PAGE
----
S = \{(r, s): regexp * string | s \in L(r) \} (where (r, s) : t)

Decision procedure of S: function \code{f: t -> bool} (f decides S)

f(x) => true iff x \in S

f is total

Decidable (recursive): if there exists a decision procedure for S

Example:

fun acc(r, s) = accept r s

(acc decides S)

Showing function can't tell whether a function is in halting problem. (undecidable)

The halting problem: HALT = \{(g, x) : (int -> int) * int | g(x) is valuable (ie. no loop) \}
Theorem: HALT is undecidable
Proof:

Suppose H is a decision procedure for HALT (H decides whether the input is in HALT)
fun loop x = loop x
fun diag (x: int): int = if H (diag, x) then loop 0 else 0
(Contradiction, because if H says diag do not loop, then it loop)

Showing function can't tell whether a function with 0 as argument is in halting problem. (undecidable)

HALT0 = \{g : int -> int | g(0) is valuable \}
Theorem: HALT0 is undecidable
Proof:

Suppose Z: (int -> int) -> bool decides HALT0
(* Now we are creating an H from already working Z *)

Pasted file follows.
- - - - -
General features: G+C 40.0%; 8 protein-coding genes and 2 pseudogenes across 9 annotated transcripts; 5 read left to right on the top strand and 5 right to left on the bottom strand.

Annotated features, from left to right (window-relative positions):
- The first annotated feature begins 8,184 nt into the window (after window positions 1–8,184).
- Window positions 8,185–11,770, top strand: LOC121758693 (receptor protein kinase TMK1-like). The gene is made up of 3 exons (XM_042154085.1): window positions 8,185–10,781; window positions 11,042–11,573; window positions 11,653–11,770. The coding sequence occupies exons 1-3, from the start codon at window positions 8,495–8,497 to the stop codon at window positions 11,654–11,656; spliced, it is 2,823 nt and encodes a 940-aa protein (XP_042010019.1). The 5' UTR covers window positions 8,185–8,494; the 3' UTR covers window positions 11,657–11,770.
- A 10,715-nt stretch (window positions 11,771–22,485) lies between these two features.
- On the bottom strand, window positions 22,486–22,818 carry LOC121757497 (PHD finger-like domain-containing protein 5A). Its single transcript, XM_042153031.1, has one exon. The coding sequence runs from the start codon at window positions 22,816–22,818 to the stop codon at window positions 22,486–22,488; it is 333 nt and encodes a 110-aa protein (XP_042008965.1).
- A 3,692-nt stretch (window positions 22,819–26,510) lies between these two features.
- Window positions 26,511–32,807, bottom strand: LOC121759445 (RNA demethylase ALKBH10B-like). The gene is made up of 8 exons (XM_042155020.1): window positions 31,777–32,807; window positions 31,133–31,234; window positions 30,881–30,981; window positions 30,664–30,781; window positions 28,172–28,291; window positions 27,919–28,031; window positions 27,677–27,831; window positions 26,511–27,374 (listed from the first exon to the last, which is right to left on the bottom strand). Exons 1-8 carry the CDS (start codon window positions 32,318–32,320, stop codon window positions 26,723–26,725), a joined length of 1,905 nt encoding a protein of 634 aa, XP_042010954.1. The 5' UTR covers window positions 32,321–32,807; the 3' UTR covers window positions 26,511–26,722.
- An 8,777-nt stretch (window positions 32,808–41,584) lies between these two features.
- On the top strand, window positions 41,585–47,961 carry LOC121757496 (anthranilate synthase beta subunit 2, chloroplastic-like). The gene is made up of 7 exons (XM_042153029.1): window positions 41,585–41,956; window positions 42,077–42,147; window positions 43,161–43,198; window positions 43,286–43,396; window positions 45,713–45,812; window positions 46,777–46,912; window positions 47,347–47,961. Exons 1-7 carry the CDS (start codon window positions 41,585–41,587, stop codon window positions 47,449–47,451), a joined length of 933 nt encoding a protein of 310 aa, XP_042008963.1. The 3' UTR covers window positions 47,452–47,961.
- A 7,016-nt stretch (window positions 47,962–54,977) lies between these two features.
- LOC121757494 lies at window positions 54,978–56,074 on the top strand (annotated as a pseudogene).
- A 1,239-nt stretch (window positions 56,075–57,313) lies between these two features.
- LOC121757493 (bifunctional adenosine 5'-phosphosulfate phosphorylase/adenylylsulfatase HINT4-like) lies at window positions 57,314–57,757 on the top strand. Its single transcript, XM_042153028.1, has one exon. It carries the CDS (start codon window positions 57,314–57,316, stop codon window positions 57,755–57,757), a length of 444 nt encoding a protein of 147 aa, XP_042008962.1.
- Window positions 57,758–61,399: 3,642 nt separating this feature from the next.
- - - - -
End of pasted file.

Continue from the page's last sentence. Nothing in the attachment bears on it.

fun H (g: int -> int, x : int) : bool = Z (fn _ => g x_)
(* Therefore, Z should not exist because H does not exist *)

Reduction: HALT <= HALT0 (if I can do HALT0, then at least I can do HALT), HALT is easier than HALT0 (If HALT0 is decidable, then HALT is decidable)

Showing exists function that loop or tell whether a function is in halting problem (R.E.)

Semi-Decision procedure (recursively enumerable, r.e.): may not be total (can loop)

HALT0 is r.e. (as well as HALT)
fun Z (g: int -> int) : bool = (g 0; true)

Sets

Co-r.e.: if S is in r.e., then \not S is in co-r.e.

S : decision_problem is in the Universal set U.
U = \text{Decidable} \cup \text{R.E.ButNotDecidable} \cup \text{CoR.E.ButNotDecidable}

Lemma 1:
If set S is decidable, then set \lnot S is decidable. Where the symbol \lnot was used to represent set complement (co-). (if there exists a total function to tell whether s \in S and return true, then there exists a total function to tell whether s \in S and return false)

Lemma 2:
If S \in \text{R.E.} \land S \in \text{co-R.E.}, then S is decidable
Proof: to decide whether x is in S.

S: original set, that is in R.E.

\lnot S: complement of the set

f: a function semi-decides S

f': a function semi-decides \lnot S

then we can run two functions in parallel and give a definite answer

Questions

Are r.e. and co-r.e. really complement of each other? If so, there exists no element in r.e. \cap co-r.e. by definition. Lemma 2's assumption is false